Chance the Rapper
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“I don’t make songs for free, I make them for freedom // Don’t believe in kings, believe in the kingdom,” says Chance the Rapper on the song “Blessings.” The song is featured on his newest project, Coloring Book. “Lil’ Chano” has been writing, recording, and producing music since high school, and only 23 years old today, he has already released 8 projects, a mix of individual works and joint mixtapes.
Chancellor Jonathan Bennett was born on April 16, 1993, in the West Chatham neighborhood of Chicago. He was surrounded by hip-hop culture his entire childhood, and was raised very religiously. He took his first steps as a musician early, when he performed at talent shows all the way from preschool to High School. He started a group called Instrumentality with one of his friends, and made his first individual rap debut with his album 10 Days.
In an interview with Pitchfork, Bennett revealed that the album was actually written during a 10-day suspension he served in high school for smoking weed.
“…I got suspended a lot, but senior year I got suspended for smoking weed right before spring break, which was sick because I had three weeks in a row off. I wasn’t really good at high school or getting good grades and shit, and at that point, I wasn’t going to graduate. I was looking at my life and just like, ‘Who am I supposed to be?'” He said in the interview.
The three weeks he had off from school he dedicated to writing his first ideas for the album, which he edited and adjusted for another year before releasing it on the music-sharing website DatPiff. The album blew up, garnering almost half a million downloads and introducing thousands of fans to the new Chicago emcee.
He was named as one of the “10 New Chicago Rappers To Watch Out For” in 2012 by the magazine Complex after releasing 10 Days. A year later he released his second project, Acid Rap, for free on streaming services such as YouTube, SoundCloud, and DatPiff.
“I never wanted to sell my music,” said Chance the Rapper told Vanity Fair, “because I thought putting a price on it put a limit on it and inhibited me from making a connection.”
In the same interview, Chano revealed that it was after releasing his second album, Acid Rap, that he looked at signing with a label. He met with two big rap agents, but then later decided that he would refrain from signing with either of them because he felt that it would limit what he could do with his music.
That independance from labels and his insistence to make all of his music for no cost has helped Bennett become one of today’s most popular and influential rappers.
“I like how he’s independant because he can keep pushing the music industry to the limit,” said Erica Boerth, Senior. “Music is supposed to be free and creative and I love how he does what he wants.”
It was after Acid Rap that Chano from the 79th became known by everyone in the hip-hop industry. The album featured names like Childish Gambino, Vic Mensa, and Ab-soul, and debuted at 63rd on Billboard’s top 100. It was listed as a top-50 album of the year in multiple magazines including Rolling Stone, Pitchfork, and Complex, and helped him earn the title of Spin’s Rapper of the Year and a diamond certification from DatPiff. He was also included in advertisements for the attempted reboot of the social media site MySpace, alongside other rappers like Mac Miller, Pharrell, and Schoolboy Q.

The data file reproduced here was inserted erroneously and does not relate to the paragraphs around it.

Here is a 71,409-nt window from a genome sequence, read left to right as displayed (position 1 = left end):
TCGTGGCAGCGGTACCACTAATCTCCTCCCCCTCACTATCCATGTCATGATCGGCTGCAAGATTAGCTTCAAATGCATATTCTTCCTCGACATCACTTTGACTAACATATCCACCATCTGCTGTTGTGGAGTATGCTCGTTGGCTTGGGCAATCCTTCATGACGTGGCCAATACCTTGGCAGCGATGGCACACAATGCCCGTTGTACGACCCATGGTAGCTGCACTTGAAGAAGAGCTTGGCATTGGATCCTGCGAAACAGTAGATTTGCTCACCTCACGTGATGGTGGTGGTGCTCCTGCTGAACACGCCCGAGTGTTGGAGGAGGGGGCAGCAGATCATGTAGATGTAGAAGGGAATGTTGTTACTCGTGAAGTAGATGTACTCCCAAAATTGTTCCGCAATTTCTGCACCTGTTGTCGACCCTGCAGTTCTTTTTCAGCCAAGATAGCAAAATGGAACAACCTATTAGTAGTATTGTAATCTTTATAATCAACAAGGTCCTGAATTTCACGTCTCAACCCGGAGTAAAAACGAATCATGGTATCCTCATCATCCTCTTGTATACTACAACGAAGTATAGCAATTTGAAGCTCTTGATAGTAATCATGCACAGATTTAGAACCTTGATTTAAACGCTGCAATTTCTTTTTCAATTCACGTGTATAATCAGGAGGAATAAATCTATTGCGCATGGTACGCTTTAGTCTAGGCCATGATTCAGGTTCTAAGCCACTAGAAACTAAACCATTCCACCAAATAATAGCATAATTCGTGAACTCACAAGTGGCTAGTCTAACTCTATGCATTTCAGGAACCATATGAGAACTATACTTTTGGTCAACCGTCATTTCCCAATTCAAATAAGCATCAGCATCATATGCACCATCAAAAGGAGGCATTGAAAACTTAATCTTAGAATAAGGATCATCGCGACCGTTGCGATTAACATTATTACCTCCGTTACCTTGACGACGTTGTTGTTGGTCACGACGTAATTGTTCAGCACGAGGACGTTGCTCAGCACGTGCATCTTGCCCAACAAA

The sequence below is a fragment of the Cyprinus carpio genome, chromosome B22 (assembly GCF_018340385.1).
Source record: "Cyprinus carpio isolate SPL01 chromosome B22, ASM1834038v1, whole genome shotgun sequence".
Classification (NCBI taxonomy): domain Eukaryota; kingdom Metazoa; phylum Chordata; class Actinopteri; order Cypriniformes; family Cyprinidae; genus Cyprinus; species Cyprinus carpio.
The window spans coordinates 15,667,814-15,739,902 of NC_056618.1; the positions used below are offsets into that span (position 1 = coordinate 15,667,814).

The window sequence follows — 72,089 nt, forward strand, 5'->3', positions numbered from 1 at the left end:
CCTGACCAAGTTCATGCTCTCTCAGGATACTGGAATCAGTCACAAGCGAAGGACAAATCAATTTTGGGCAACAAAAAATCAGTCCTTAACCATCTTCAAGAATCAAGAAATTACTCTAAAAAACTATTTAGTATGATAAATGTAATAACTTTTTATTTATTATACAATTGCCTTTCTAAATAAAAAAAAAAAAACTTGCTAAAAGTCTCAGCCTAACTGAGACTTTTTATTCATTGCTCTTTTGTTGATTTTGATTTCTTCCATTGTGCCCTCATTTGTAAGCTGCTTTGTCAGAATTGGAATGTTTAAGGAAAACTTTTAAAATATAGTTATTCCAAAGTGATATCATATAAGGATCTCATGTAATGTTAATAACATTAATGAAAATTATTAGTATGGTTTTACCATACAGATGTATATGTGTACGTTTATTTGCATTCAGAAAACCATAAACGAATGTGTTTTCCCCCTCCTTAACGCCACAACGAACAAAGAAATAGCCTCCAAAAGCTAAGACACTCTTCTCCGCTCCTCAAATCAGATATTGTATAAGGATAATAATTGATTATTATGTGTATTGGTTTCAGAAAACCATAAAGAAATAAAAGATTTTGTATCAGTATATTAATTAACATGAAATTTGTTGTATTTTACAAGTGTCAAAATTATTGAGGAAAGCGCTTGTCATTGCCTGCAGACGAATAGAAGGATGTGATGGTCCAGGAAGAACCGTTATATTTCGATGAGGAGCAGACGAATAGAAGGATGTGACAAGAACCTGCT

Metacritic rated the mixtape at an average score of 86 by 21 critics. That score indicates “universal acclaim.”
After the extremely successful album was released, Chance moved to Los Angeles, away from Chicago for the first time. However, the change of scenery did not last long for Bennett, as he moved back to Chicago after just six months in the City of Angels.
“Chicago is a beautiful city—the architecture, the food, everything in the city is awesome,” Bennett said to Vanity Fair.
The next year, in 2014, the popular magazine XXL revealed its annual freshman class of rappers, which featured Chance the Rapper alongside Ty Dolla $ign, Rich Homie Quan, Vic Mensa, and Kevin Gates, among others. Chano was also listed as #7 on Forbes “30 under 30” music list.
The next big thing by Chance was a collaborative album called Surf. The album was not technically a product of Bennett’s, but instead was created by the group Donnie Trumpet and the Social Experiment. Chance does not have vocals on all of the songs, and is not credited on any. The album also features uncredited vocals and verses from the likes of Big Sean, J Cole, Jeremih, and many others. Before the album’s release, the songs “Sunday Candy,” and “Nothing Came to Me,” were released as singles. “Sunday Candy” is an ode to Bennett’s grandmother, presented in a gospel-like style.
“I got a feature so I’m singing for my grandma / You singing too, but your grandma ain’t my grandma / Mine’s is handmade, pan-fried, sun-dried / Southside, and beat the devil by a landslide / Praying with her hands tied, president of my fan club, sayin’ t’ her / Something told me I should bring my butt to church,” sings Chance the Rapper in the hit single “Sunday Candy.”
Surf was released for free download on iTunes, racking up over 600,000 downloads in the first week alone, and over ten million individual song downloads total. It was also ranked as one of the top albums in 2015 in the magazines Pitchfork and Stereogum. Metacritic rated it at 86, which is good for “universal acclaim.”
Shortly after Surf was released, Chano from the 79th and Lil B released a joint mixtape called Free Based Freestyles Mixtape.
One of the biggest moments of Bennett’s career came in February of 2016 with the release of legendary rapper Kanye West’s newest album, The Life of Pablo. Chance was featured on the opening track, another gospel-style piece titled “Ultralight Beam.” Bennett uses his verse to talk about God, his relationship with his wife and daughter, and his mission to lead all artists to being independant and free of labels and restrictions.
“You can feel the lyrics, the spirit coming in braille / Tubman of the underground, come and follow the trail,” Chance raps on the song. The lyrics talk about how his words and lyrics are so powerful that you can feel them without hearing them, much like Braille, a writing and reading system for the visually impaired. Chance has also stated that “The Tubman line refers to my own leadership of all other artists towards independence and freedom.”